L’Enfant, the Hunger Games, and the Imperial City
Last week, former mayor Anthony Williams gave a talk before a bunch of history and geography geeks about the executive's role as city planner, in which he articulated his understanding of the meaning of D.C.'s monumental core.
"In my view, the capital is in the center, and the vision here is to show a repudiation of the private realm," he said, pointing to an aerial shot of the National Mall. "This is a public realm now, a realm of inclusion, a new capital of an empire of liberty stretching from coast to coast...It's like your identity, it's how you think about yourself, it's how you present yourself to the world."
Quite true. It's interesting, though, how very different nations can end up having similar designs for their capital cities.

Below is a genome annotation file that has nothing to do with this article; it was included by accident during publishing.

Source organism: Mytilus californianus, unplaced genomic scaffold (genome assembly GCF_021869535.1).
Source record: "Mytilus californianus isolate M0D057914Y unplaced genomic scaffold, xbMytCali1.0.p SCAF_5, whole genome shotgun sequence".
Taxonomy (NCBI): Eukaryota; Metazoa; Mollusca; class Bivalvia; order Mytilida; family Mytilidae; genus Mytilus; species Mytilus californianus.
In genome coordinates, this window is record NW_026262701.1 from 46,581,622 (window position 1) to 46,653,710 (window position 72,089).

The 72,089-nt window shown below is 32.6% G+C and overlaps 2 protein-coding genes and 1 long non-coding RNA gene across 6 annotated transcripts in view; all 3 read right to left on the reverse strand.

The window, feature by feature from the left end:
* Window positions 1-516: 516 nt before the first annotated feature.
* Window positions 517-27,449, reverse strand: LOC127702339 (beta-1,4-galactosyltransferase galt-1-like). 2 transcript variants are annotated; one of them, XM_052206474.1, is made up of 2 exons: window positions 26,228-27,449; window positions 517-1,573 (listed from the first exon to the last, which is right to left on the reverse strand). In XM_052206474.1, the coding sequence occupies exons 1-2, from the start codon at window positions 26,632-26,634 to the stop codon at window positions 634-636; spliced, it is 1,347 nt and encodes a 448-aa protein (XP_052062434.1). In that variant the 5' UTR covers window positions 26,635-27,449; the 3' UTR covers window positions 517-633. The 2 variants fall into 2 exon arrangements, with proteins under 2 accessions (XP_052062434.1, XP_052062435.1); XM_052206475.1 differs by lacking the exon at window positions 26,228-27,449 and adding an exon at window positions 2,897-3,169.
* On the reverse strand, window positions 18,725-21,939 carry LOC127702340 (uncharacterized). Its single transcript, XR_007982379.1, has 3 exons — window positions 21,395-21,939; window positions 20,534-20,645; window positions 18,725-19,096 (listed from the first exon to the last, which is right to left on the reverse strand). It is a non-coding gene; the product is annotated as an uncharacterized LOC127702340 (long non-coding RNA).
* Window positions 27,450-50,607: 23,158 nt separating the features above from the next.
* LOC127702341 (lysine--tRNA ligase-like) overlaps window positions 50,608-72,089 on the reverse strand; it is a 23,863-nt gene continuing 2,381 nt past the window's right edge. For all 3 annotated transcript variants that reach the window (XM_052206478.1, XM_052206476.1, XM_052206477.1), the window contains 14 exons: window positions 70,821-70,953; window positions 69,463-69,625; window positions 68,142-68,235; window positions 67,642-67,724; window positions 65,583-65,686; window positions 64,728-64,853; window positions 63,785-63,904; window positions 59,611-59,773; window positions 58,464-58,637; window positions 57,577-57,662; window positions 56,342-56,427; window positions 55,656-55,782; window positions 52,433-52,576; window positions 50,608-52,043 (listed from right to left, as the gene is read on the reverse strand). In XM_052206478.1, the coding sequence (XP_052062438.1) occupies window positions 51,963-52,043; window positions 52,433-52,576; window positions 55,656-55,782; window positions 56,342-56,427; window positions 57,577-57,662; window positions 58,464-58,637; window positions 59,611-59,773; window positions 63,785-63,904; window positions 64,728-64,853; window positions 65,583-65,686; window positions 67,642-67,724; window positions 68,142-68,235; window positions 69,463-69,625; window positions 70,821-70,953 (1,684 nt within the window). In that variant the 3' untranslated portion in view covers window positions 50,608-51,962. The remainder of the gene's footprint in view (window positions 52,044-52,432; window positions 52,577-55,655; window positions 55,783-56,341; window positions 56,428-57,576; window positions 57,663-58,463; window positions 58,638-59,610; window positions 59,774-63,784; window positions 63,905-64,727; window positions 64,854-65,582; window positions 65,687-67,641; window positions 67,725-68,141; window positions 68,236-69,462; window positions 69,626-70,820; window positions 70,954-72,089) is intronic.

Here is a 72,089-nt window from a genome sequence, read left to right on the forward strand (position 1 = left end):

Take Versailles, for example, which served as the capital of France under the very imperial Louis XIV. L'Enfant was influenced by that design, but America's founders were trying to get as far as possible away from the example of the government it hosted. (Below is Versailles as planned; the real thing is pretty similar).
And it's not just Western capitals. The Forbidden City in Beijing, China, has a similar symmetrical layout and low-rise complex of buildings.
And then there's the capital city of Panem, the Hunger Games' imagined future for American empire.
It's supposed to be a playground for the wealthy and powerful, like Andrew Furguson sees D.C. It has walls like Beijing, and frivolous, fashion-conscious residents with outlandish hairdos like Versailles, as well as the central axis common to all three imperial cities.
This new seat of government, however, is more built-up than the rest, more cosmopolitan. Could this be our next capital, in a time when population and commerce mix more freely with the public realm? It doesn't seem so terrible, from an urban design standpoint. And at least in this future, America has bullet trains.